It’s that time of year when A level students are turning their minds to the process of applying for university. Many will have already been to open days and be considering courses, accommodation, and fees, and Oxford is full of schools on access trips, even before the official open days next week. It’s also when university league tables are released and debated, one such table being the Guardian University Guide 2014.
However, although these tables have the potential to be very helpful to undergraduates, they can also be highly misleading. I don’t know whether any applicants will read this, but here are a few simple reasons why university tables shouldn’t be taken at face value. Of course, some of them may be obvious, but then again, university applicants have rather a lot of information thrown at them from various different sources, and this is a brief attempt to shine a critical light on some of it.
- Why is it necessary, and how is it useful, to add together data from completely different subjects and departments into a set of information about whole universities? The majority of measures used in the Guardian table, for instance, seem to me to have little value at a university-wide level, except as a very broad indicator of quality.
- In subjects like music these tables end up comparing apples to oranges. Choosing between studying music at the Royal Academy of Music and Oxford University is not really a matter of quality, but of experience, skills, knowledge, and teaching, but these tables do not distinguish between courses at music colleges and universities, which offer completely different degrees.
- The student to staff ratio is potentially misleading. Following on from the collation of subjects, it is quite beyond me why comparing the number of students to each staff member across entire universities is valuable. This statistic says nothing about the type of teaching on offer, nor its quality. Certainly in the case of music at Oxford, the advertised ratio is 17.6, but this is completely at odds with the structure of the course. Lectures can contain anywhere from 5 to 200 people, (rare) seminars 5 to 15, and tutorials, where the vast majority of teaching happens, about 1 to 6 students. I think I can comfortably say I received over 130 hours of tutorial teaching in my time at Oxford, never with more than 4 undergraduates to one tutor, and most often with 2. That is exceptional, and is clearly not reflected in the student:staff score (and neither is the combination of performance tuition and lectures at somewhere like Guildhall).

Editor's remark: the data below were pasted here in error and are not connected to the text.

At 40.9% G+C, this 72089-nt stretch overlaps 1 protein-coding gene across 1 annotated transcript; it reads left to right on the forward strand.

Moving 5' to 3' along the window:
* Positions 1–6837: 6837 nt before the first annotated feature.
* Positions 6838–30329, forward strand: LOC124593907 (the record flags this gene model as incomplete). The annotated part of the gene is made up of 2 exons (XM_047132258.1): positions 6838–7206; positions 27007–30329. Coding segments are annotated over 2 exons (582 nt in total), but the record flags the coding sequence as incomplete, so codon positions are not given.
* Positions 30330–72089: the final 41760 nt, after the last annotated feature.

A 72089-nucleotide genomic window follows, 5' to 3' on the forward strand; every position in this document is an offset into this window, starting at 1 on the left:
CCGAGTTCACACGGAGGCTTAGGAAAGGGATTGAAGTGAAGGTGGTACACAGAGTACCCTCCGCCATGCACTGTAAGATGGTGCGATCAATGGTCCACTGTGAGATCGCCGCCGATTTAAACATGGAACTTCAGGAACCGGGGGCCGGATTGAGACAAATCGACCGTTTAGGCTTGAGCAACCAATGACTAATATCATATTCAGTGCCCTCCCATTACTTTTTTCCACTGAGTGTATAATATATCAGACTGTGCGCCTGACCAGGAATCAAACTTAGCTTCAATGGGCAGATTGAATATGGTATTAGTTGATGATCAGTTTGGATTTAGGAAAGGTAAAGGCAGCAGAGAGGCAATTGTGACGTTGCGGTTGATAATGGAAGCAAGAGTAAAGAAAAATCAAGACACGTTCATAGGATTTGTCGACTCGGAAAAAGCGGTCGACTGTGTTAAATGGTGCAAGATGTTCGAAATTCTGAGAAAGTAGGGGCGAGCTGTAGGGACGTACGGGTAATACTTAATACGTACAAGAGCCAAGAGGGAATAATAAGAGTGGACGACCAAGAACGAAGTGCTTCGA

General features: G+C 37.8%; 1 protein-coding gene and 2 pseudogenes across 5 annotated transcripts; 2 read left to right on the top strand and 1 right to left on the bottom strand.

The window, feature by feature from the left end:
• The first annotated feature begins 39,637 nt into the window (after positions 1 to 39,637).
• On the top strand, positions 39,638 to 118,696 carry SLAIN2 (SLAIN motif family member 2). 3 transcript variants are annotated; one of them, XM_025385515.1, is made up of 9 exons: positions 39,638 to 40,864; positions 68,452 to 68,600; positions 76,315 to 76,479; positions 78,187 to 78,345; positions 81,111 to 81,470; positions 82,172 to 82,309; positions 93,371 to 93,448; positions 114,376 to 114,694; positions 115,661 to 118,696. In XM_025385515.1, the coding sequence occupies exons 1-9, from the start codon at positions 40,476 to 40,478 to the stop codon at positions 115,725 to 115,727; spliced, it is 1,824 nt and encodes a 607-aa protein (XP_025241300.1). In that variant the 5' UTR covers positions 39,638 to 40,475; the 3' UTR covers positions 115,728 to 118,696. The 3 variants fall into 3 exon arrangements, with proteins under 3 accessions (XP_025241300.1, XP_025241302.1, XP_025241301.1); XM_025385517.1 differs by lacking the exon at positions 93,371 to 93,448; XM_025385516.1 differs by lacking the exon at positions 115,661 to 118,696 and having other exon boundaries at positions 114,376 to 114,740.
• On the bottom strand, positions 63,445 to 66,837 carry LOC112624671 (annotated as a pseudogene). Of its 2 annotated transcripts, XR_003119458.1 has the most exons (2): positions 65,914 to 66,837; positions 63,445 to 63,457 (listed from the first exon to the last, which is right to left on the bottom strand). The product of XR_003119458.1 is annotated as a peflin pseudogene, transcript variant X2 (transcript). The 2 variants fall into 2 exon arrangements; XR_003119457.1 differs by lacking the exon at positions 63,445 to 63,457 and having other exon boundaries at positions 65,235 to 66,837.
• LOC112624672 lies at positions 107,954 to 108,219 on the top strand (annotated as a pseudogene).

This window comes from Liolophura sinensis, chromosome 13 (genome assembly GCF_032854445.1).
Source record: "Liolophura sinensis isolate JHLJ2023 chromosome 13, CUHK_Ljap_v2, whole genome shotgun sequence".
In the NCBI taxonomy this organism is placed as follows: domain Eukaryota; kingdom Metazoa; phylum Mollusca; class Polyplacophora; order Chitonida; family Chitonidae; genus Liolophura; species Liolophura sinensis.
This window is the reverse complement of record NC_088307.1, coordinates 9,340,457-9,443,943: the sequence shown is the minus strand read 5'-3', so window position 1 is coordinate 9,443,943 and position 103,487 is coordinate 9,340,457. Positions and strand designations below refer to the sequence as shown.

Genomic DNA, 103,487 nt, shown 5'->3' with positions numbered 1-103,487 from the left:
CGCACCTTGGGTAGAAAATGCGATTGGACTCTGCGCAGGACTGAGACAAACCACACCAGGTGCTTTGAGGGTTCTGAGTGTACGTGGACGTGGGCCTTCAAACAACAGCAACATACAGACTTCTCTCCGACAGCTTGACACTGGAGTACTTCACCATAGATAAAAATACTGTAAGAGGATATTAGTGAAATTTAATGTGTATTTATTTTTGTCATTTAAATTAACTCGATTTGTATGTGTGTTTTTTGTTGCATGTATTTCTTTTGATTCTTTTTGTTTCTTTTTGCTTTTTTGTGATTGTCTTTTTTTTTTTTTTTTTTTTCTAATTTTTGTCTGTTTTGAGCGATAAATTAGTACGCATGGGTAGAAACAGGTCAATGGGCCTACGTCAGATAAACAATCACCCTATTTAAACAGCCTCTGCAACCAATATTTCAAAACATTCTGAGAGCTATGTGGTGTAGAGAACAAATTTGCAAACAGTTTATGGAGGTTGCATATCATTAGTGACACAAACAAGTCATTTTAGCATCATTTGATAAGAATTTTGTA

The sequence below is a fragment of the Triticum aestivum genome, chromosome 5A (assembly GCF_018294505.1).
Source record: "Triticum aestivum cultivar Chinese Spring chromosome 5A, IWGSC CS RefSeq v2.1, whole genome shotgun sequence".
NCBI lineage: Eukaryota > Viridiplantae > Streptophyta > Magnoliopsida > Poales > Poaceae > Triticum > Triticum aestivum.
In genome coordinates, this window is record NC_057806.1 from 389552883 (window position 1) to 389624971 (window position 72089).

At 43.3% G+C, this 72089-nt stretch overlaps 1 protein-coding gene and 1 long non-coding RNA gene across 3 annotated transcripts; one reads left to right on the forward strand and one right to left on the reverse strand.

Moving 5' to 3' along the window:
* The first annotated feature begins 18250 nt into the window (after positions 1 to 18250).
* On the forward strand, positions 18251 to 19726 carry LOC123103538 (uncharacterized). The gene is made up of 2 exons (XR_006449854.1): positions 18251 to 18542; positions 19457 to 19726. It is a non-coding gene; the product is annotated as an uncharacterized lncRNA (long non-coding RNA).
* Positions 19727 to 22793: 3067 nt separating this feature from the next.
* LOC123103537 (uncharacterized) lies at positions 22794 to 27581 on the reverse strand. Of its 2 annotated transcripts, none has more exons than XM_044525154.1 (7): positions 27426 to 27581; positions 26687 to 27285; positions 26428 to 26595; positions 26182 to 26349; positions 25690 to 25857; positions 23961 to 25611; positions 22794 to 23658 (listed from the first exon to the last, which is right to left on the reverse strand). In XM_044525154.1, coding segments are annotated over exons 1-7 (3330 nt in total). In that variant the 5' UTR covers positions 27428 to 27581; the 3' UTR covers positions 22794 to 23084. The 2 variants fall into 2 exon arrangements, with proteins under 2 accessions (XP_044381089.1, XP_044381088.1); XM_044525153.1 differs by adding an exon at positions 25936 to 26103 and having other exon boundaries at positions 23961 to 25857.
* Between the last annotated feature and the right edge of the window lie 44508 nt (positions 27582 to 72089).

- Crucially, university tables do not provide any specific information about bursaries, financial support, or general student support and welfare. Whatever side you take on the issue of tuition fees (I personally believe that living costs are actually a more important barrier to access) there is no doubting that a degree can potentially cost far more now than it did 30 or 40 years ago. Therefore the level of financial support a university offers can be an important factor, as is the level of welfare provision across the board. I personally believe this is an area in which Oxford excels: the small communities in individual colleges mean there is an extremely high level of support, and Oxford’s bursaries are among the most generous (if not the best full stop), especially when specific college grants are accounted for (have a look at the new Moritz-Herman scholarships). I reckon that my college, Hertford, is probably one of the best places for undergraduate support in the UK: in the last few years they have introduced a bursary scheme in which any undergraduate with a family income of less than £50,695 receives a flat £1,000 bursary for living costs per year, on top of what the central university offers.
- I am happy to be corrected on this, but I don’t really see how a ‘value added’ score really tells us very much about the quality of a university or its courses. This is meant to ‘compare students’ individual degree results with their entry qualifications, to show how effective the teaching is’ but what a degree teaches you can’t just be expressed by comparing degree results against A levels. Time management, organisation, a broader grasp of culture, reading and note-taking ability, networking and debating skills, and more are measured to some extent in a degree result, but can’t be wholly expressed by it.
- Similarly, I don’t think student feedback should be reduced down to a score out of 100. Also, student feedback needs to be evaluated against expectations, which can’t be illustrated by a table: you would clearly expect a better experience and education from the university at the top of the list for a particular subject than the one at the bottom, which would affect your feedback. As 99% of students only experience taking an undergraduate degree at one university, what they thought was bad teaching or feedback on work at their university might be exceptional at another one, or vice versa. There are a lot of things that are fantastic about Hertford and the Oxford Music Faculty, and some things that need improvement, and while I don’t know what score I’d give my experience if you come to the open days then I can tell you what I think in detail.
If you are a prospective student then do use university tables as a way of gaining information, but please don’t let them be a major factor in your decision. They are too reductive to be a substitute for considering in detail what each university offers, can be misleading, and miss out some of the most important information altogether. I’m not really sure there’s any substitute for going to open days and talking to current students to find out about universities and courses.